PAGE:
Anti-trust

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There was something missing from Riddell Centre’s Multipurpose Room on Thursday, Feb. 10.

It wasn’t a crowd – the University of Regina Students’ Union’s annual general meeting made quorum easily. It wasn’t engagement, either, since students on both sides of any given debate were unafraid to approach the mic.

What was missing, it seemed, was trust in URSU. And what was also missing was unity.

The Canadian Federation of Students referendum brought students into the fold in terms of engagement with their campus, but it appeared to have been incredibly divisive. Now, after an AGM along which stark lines of policy were drawn, it’s safe to say that it just marked out where those divisions were.

Some students brought placards demanding the release of the CFS referendum’s results; the referendum, held in October, has still not been resolved. URSU told students at the AGM to wait, as the matter is currently being mediated by the courts. It’s clear that some students have lost their patience, and the announcement that details couldn’t be discussed due to the court injunction didn’t help that.

Most of the students who came to express their displeasure with URSU, however, looked to be upset with the current executive on a broader level. They rallied behind motions to curb the power of the current executive, arguing that the time and resources afforded to incumbents can outstrip and help to outflank challengers. Although one of those motions was defeated, the margin was slimmer than I’m sure URSU’s supporters would have liked.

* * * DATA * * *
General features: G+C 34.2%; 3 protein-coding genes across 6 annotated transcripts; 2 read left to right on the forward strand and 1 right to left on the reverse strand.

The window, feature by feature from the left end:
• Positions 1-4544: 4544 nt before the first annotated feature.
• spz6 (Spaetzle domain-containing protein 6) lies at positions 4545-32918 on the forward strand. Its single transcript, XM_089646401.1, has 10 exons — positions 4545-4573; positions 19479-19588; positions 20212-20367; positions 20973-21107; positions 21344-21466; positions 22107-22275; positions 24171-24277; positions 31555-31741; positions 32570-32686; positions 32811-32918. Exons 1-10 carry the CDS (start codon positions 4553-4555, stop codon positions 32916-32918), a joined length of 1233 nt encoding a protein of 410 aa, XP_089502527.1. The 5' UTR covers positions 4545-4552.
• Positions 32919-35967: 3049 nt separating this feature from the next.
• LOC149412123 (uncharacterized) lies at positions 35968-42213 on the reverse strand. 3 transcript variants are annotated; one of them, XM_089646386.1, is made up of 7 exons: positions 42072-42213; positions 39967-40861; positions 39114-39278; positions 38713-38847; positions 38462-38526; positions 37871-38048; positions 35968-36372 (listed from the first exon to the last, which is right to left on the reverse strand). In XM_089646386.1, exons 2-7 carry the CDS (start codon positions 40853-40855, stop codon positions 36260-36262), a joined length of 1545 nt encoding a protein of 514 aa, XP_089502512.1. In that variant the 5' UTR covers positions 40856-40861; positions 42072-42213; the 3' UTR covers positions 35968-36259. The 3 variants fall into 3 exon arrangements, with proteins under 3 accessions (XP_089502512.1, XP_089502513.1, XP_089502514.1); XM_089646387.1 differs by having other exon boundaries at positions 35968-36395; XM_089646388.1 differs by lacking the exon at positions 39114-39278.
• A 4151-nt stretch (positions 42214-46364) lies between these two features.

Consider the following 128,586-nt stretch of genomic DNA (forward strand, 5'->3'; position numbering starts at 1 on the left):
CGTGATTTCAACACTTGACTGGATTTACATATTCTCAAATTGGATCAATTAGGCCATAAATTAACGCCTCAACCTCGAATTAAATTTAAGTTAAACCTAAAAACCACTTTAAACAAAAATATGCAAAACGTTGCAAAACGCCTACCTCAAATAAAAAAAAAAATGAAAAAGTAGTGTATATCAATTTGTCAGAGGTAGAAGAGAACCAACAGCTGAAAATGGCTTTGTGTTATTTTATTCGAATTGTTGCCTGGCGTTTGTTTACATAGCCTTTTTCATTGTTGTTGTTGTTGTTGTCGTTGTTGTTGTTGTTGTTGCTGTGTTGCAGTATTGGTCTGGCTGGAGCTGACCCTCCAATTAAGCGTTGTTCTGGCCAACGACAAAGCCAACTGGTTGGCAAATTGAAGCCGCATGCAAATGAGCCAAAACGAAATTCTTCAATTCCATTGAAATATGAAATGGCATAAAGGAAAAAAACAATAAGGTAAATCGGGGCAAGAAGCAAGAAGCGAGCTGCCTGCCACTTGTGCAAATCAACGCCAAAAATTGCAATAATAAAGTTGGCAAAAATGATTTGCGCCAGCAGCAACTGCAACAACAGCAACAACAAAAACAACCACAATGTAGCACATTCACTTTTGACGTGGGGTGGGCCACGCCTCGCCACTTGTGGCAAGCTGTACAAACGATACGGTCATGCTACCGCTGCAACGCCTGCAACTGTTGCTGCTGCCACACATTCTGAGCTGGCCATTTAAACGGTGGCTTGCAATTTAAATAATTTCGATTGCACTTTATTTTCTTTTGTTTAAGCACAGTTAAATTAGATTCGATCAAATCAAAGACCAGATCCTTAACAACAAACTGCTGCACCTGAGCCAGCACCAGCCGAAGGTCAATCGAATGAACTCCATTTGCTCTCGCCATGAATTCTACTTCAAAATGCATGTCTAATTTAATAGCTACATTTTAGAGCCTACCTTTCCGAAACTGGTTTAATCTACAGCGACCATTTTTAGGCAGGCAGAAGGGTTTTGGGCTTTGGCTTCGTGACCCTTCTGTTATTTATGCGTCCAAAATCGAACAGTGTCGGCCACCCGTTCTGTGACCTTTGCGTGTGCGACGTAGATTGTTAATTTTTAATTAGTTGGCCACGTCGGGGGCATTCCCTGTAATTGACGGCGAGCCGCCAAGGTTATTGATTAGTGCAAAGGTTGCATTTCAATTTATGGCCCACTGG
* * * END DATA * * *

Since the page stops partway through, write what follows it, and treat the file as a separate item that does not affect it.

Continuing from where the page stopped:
It was URSU’s supporters who made the debates really interesting. Many of them made the argument that, if students want change, they should turn out in the general election and vote. During one such exchange, student Mike Young got as far as saying “if you want change” before someone in the audience shouted, “That’s why we’re here!”

The argument that change was for elections and not the AGM could easily be taken as patronizing, and it’s tough to blame any student who attended and felt a bit looked down upon. While URSU’s executive did respond vocally to arguments – and, it should be noted, they usually included direct references to other speakers’ arguments when they did so – they also spent much of the meeting looking at their cell phones, a fact which didn’t escape the eyes of some students with Twitter access.

“Honestly, if you’re sitting on the stage, don’t text your bros,” wrote one user. “You’ve all been so disrespectful this entire time.”

A lot of students seem to feel neglected by URSU, a body that, instead of offering to negotiate and to represent students further, responded to criticisms with a thinly veiled variation on, “Why don’t you do something about it?” Many of the students who turned out to the AGM clearly don’t trust the current executive anymore, and those members of the executive planning on running for another term now have ahead of them the difficult task of rebuilding student confidence. Or – and I sincerely hope this is not the case – they may decide that they’ve lost these students’ trust altogether and, instead, rally enough support from people who do trust them that their opposition will be outnumbered.

Whatever URSU’s executives decide, they have a long, hard task ahead of them. Elections are next month. Who students will decide to trust remains to be seen.

John Cameron
Editor-in-Chief

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